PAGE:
certified by the Department of Transportation. Following the DOT
branding is a serial number designating the tire manufacturer,
manufacturing plant, tire size and date of manufacture. Federal
law requires that tire dealers record the DOT identification
numbers along with the tire buyer's name and address.
Additional Tire Labeling Conventions
Mud and Snow Labeling
If a tire is rated for safe performance in mud and snow, it will
be noted on the sidewall of the tire with either M/S, M+S or
M&S. A tire is certified under the definitions set forth by the
Rubber Manufacturers Association (RMA).
Tire Construction Labeling
Tread ply and sidewall ply information, including tire ply
composition and materials used, must also be identified. An
example would be: Tread: 2 Plies Rayon + 4 Plies Fiberglass
Sidewall: 2 Plies Rayon
Aramid: A synthetic fiber that is, per weight, stronger than
steel. Used in tire construction and provides excellent high
tensile strength to weight.
Aspect Ratio: An expression representing the height of the
sidewall of a tire in terms of a percentage of tire's width.
Asymmetric: When opposite sides of a tire's tread pattern are
Block Design: A tire tread pattern made of raised rubber-
Blocks: The individual, raised rubber-compound segments making
up the tread of a tire.
Carcass: That portion of a tire that is the foundation for the
tread, belts, bead and sidewall.
Casing: The structure of tire cords locked around wire beads.
Chafer: A finishing strip of calendered fabric used to protect
the tire's bead area from the rim.
Compound: The general term referring to the chemical formula for
the tread material.
Drive Wheel(s): The wheel(s) that provide the power or driving
force for a vehicle.
Filler: The material used to fill the area above the bead
between the outer and inner portion of the sidewall. Also used
in enlarged form to stiffen the lower sidewall of a tire.
Grooves: Circumferential channels between the tread ribs of a
H-Speed or H-Performance Rated: A speed category for tires with
a maximum speed capability of 130 MPH.
High Performance Tire: 1. In the tire industry, those tires with
speed ratings of S or greater and aspect ratios of 70 or less.
2. At Shinco, those tires with an aspect ratio of 70 or less and
a speed rating of H, V or Z.
Hydroplaning: Loss of traction at high speeds caused by a wedge
of water that lifts a tire off the road surface.
Light Truck Tires: Tires designed for off-the-road and
on/off-the-road use on sport/utility, small commercial and
Load Range: A method of rating a tire's load-carrying capacity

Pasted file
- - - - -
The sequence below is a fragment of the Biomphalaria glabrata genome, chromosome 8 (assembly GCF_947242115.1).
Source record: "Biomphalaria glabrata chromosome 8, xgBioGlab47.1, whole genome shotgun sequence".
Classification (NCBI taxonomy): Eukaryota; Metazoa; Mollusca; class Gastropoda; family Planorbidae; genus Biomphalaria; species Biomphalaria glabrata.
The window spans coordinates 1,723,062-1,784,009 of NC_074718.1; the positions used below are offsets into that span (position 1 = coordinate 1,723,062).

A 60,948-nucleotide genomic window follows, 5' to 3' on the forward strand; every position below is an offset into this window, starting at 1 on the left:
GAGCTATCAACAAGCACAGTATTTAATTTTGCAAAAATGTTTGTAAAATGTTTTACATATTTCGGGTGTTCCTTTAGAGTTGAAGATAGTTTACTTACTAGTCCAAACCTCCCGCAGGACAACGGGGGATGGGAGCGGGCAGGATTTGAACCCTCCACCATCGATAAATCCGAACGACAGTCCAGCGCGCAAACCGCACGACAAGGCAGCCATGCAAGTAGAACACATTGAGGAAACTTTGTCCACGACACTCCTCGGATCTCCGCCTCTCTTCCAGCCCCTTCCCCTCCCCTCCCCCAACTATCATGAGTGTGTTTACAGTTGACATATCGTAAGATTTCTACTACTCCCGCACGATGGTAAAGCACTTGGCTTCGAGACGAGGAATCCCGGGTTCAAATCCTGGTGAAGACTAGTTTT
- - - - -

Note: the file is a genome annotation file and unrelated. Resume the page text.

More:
(denoted by letters such as B, C, D, etc.) with respect to its
Low-Profile: A term describing a tire with a low relative aspect
ratio or series classification.
Metric Tire Size System: A tire sizing system using the section
width (mm), aspect ratio, speed category, tire construction and
the rim diameter (inches). Example: 185/70SR13.
P-metric System: A tire sizing system using the section width
(mm), aspect ratio, type of tire construction and rim diameter
(inches). Example: P225/70R15.
Passenger Car Tire: Automobile tires featuring aspect ratios of
70 or greater, using a taller profile for increased ride
Ply: A layer of rubber-coated fabric or wire making up the tire
Radial Tire: A tire built with casing plies that cross the crown
at an angle of 90 degrees.
Ribs: Parts of a tire tread pattern created by grooves that run
circumferentially around the tire.
S-speed or S-performance rated: A speed category for tires with
a maximum speed capability of 112 MPH.
Series: A numerical representation of a tire's aspect ratio; for
example, 50 series.
Shoulder Blocks: Raised rubber-compound segments on the part of
the tire tread nearest the sidewall.
Sipes: Slits in the tire tread. Small cuts in the surface of the
tread to improve traction.
Steel Belt: A belt material used in radial tires. Its high
stiffness provides good handling and low treadwear.
Steer Wheel(s): The wheel(s) that direct the course of a
Stud Holes: Small cavities along a tire's tread designed to hold
tire studs for increased traction on snow-covered surfaces.
Tire Profile: A term representing the portion of a tire measured
as its aspect ratio or series.
Touring Performance Tire: A tire providing the ride comfort of a
passenger car tire, yet possessing high performance tire
Trailer Wheel(s): The wheel(s) of a trailer unit that neither
provide power nor direct the course of a vehicle.
Tread Blocks: Raised rubber-compound segments on the outside
visible part of a tire.
UTQG: Uniform Tire Quality Grade. A government-mandated tire
rating system based on a tire's performance in treadwear
durability, traction and temperature resistance. UTQG ratings
are branded on a tire's sidewall.
V-Speed or V-Performance Rated: A speed category for tires with
a maximum speed capability of 149 MPH.
Varied-Pitch Ratio: Variations in angles and sizes of a tire's
tread elements that reduce ride noise levels.
Z-Speed or Z-Performance Rated: A speed category for tires with
a maximum speed capability of 149+ MPH.